Edmund White is best known for his trilogy of autobiographical novels.  I read the first of these “A Boy’s Own Story” not long after it was published in 1982 and it has since become the classic coming out tale.  I’ve read all three as well as his 2000 novel “A Married Man” which probably ranks as my favourite out of these.  White is a highly esteemed novelist, literary biographer and essayist but I haven’t yet read anything by him which has really blown me away.

From a British gay man’s perspective I value very much his contribution to gay-themed literature but I have never had the emotional response from his work that I have had from Armistead Maupin, Alan Hollinghurst, Sarah Waters, John Boyne, for example.  Compared to these authors I think he can come across as a little too academic in his writing and lacking warmth- perhaps investing his novels with a richness of technical skills rather than empathy.  Admittedly, it has been a while since I’ve read anything by him and I’ve not read all but this is my impression so far and throughout the years I have been choosing my Best Books of the Year he has never featured in my Top 10.

Things could change with this.  Subtitled “My Life In New York During The 1960s and 1970s”, a memoir in which the struggling author relocates to New York and benefits from the cheapness of rents and the richness of the creative and literary minds he is able to surround himself with.  It is a significant period for New York as it heads towards bankruptcy and areas become violent and dangerous as well as a hub for civil rights and in 1969 a fracas at The Stonewall Inn changed lives for gay men and women across the globe.  White was there.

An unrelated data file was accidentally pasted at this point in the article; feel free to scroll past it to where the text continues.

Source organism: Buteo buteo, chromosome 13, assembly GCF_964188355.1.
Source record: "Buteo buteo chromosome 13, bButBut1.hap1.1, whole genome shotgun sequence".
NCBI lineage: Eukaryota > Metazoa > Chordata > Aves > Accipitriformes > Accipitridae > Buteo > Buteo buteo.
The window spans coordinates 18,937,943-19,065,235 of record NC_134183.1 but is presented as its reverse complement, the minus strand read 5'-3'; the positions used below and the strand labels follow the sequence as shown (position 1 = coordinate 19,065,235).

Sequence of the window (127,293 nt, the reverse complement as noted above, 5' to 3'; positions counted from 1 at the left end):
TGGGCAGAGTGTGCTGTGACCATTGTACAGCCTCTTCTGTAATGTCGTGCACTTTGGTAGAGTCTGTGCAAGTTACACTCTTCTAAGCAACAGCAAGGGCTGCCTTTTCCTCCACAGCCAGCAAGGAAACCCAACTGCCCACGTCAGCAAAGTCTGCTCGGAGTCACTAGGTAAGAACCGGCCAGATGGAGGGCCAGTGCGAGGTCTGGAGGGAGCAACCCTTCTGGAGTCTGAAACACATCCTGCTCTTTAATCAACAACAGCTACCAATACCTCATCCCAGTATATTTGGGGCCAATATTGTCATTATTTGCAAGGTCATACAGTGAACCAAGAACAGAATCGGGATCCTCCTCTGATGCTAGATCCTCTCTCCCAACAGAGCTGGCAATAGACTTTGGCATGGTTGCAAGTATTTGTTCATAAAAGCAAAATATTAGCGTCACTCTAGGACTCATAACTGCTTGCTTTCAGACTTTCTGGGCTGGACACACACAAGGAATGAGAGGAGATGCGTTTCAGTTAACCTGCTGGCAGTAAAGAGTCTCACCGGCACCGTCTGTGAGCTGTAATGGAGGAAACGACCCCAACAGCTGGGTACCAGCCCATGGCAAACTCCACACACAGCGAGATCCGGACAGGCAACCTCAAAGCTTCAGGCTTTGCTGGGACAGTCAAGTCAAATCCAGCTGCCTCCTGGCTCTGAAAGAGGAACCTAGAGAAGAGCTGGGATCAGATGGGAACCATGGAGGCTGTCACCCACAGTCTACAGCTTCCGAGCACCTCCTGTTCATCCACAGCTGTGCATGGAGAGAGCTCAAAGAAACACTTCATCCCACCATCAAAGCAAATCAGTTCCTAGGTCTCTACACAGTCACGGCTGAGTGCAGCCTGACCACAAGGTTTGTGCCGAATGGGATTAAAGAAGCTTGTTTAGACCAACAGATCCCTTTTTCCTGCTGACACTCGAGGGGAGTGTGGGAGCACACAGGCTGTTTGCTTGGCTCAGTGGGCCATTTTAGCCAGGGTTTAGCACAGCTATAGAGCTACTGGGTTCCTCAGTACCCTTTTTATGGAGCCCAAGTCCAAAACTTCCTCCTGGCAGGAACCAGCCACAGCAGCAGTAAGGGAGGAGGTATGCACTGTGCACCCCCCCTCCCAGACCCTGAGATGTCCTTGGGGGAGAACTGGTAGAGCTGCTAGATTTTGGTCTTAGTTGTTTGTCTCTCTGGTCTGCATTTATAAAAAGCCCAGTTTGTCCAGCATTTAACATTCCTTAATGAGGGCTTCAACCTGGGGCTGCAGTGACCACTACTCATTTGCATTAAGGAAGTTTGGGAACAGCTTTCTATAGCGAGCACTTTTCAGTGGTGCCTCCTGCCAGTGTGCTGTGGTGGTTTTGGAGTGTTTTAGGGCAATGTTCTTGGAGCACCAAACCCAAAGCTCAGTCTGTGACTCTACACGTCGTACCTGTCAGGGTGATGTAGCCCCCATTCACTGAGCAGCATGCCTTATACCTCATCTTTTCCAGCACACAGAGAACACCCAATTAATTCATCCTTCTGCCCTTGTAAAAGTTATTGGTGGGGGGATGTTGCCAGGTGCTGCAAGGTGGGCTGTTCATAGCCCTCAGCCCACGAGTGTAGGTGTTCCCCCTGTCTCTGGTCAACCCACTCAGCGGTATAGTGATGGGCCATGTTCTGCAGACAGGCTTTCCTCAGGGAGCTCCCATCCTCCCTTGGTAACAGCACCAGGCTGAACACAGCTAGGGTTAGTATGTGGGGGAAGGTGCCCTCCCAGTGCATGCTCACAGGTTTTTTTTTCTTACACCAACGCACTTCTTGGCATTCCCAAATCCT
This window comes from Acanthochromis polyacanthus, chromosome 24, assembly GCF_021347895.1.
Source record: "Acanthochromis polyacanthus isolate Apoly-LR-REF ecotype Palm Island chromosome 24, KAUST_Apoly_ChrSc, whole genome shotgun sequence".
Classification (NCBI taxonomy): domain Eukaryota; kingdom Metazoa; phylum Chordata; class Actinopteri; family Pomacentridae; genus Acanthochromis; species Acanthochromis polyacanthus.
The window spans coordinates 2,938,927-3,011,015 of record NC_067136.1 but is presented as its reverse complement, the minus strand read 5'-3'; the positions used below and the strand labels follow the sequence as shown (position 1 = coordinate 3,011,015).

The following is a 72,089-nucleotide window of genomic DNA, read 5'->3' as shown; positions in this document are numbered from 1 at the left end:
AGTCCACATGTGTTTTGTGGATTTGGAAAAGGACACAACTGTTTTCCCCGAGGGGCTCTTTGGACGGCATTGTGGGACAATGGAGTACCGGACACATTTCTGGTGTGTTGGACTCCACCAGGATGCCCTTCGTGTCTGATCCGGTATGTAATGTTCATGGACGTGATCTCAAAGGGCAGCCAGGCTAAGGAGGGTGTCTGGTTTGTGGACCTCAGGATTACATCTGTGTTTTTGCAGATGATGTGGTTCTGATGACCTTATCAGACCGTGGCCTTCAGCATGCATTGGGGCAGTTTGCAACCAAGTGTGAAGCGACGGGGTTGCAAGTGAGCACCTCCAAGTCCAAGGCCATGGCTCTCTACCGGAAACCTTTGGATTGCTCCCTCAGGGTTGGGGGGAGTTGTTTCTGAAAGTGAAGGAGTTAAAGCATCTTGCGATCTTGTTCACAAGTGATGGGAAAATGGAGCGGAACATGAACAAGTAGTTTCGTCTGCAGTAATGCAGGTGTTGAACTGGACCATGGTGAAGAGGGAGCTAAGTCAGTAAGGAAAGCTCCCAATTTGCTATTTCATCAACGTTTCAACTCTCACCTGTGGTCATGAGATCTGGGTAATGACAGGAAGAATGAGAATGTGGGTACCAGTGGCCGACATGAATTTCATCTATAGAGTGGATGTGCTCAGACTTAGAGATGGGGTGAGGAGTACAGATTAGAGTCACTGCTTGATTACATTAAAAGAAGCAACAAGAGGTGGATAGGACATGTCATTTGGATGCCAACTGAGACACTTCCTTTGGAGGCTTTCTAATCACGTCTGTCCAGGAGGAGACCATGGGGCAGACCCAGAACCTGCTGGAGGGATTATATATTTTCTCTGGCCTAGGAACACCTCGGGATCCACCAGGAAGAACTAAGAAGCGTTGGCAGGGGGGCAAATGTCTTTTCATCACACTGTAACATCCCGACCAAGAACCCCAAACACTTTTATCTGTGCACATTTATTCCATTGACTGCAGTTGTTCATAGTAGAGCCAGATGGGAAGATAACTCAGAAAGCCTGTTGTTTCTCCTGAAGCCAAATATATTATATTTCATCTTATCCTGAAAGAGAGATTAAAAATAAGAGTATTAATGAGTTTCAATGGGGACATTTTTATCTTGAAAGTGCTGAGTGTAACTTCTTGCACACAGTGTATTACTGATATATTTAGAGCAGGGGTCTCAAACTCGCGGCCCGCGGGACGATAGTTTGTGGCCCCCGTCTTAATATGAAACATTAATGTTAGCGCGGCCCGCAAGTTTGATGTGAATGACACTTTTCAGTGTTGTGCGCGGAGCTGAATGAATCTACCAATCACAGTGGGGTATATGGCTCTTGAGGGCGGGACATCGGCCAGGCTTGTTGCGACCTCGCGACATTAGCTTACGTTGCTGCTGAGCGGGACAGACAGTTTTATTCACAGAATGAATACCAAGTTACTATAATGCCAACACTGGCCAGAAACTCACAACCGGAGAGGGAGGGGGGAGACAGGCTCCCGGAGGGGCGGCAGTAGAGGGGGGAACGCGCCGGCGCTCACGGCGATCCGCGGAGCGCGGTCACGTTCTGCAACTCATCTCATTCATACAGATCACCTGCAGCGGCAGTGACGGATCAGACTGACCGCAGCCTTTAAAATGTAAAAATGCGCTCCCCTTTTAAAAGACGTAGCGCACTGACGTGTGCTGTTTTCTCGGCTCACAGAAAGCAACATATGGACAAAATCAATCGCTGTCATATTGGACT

During these years White met many important figures in the Arts and provides almost rapid-fire character sketches and gossip.  Many readers nowadays will only recognise a handful of these names but that doesn’t matter as we’re drawn into White’s associations.  He also catalogues the increasing sexual freedoms of the era as lived mainly by those who escaped the repression of small-town America for New York City life. There are lovers, friends and sex partners and the many men he met tended to fall into one of these separate categories.  It was only in the era of AIDS, White proposes, that one person could fulfil all three roles.

My interest in this book was as much to do with the city in this period as much as the man and he conveys the feel of New York very well.  There are sojourns in San Francisco and Venice but the pull of Manhattan wins out. White takes us to the point at the end of the 1970’s where a new virus is looming menacingly, poised to wipe out many of the characters in this book.  (White moved away from NYC and lived in France for much of the 80’s).  He ends his account with a metaphor which I find effective and very much gives the feel of this book;

“I suppose that finally New York is a Broadway theatre where one play after another, decade after decade, occupies the stage and the dressing rooms- then clears out.  Each play is the biggest possible deal (sets, publicity, opening night celebrations, stars names on the marquee) then it vanishes.  With every new play the theatre itself is just a little more dilapidated, the walls scarred, the velvet rubbed bald, the gilt tarnished.  Because they are plays and not movies, no one remembers them precisely.  The actors are forgotten, the plays are just battered scripts showing coffee stains and missing pages.  Nothing lasts in New York.  The life that is lived there, however, is as intense as it gets.”

“City Boy” recounts Edmund White’s time in this vanished world.

fourstars

City Boy was published by Bloomsbury in 2009.  I read the 2010 paperback edition.